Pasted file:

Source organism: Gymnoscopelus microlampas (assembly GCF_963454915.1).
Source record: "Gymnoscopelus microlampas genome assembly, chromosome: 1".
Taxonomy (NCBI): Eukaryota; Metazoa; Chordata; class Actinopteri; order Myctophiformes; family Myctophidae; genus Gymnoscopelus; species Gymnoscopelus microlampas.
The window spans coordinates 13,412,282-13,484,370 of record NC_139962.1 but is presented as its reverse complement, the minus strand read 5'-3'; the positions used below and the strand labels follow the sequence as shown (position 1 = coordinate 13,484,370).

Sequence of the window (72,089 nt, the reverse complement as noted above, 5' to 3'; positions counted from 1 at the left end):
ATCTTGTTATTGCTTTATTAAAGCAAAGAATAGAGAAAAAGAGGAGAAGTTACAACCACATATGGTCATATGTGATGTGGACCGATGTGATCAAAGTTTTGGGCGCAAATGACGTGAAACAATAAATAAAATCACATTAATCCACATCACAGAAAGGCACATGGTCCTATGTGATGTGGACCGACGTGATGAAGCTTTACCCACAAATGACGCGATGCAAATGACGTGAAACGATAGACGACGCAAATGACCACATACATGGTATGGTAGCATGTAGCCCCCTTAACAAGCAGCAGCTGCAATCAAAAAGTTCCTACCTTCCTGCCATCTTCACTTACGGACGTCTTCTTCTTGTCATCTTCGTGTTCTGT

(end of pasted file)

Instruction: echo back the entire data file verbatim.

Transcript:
Source organism: Gymnoscopelus microlampas (assembly GCF_963454915.1).
Source record: "Gymnoscopelus microlampas genome assembly, chromosome: 1".
Taxonomy (NCBI): Eukaryota; Metazoa; Chordata; class Actinopteri; order Myctophiformes; family Myctophidae; genus Gymnoscopelus; species Gymnoscopelus microlampas.
The window spans coordinates 13,412,282-13,484,370 of record NC_139962.1 but is presented as its reverse complement, the minus strand read 5'-3'; the positions used below and the strand labels follow the sequence as shown (position 1 = coordinate 13,484,370).

Sequence of the window (72,089 nt, the reverse complement as noted above, 5' to 3'; positions counted from 1 at the left end):
ATCTTGTTATTGCTTTATTAAAGCAAAGAATAGAGAAAAAGAGGAGAAGTTACAACCACATATGGTCATATGTGATGTGGACCGATGTGATCAAAGTTTTGGGCGCAAATGACGTGAAACAATAAATAAAATCACATTAATCCACATCACAGAAAGGCACATGGTCCTATGTGATGTGGACCGACGTGATGAAGCTTTACCCACAAATGACGCGATGCAAATGACGTGAAACGATAGACGACGCAAATGACCACATACATGGTATGGTAGCATGTAGCCCCCTTAACAAGCAGCAGCTGCAATCAAAAAGTTCCTACCTTCCTGCCATCTTCACTTACGGACGTCTTCTTCTTGTCATCTTCGTGTTCTGT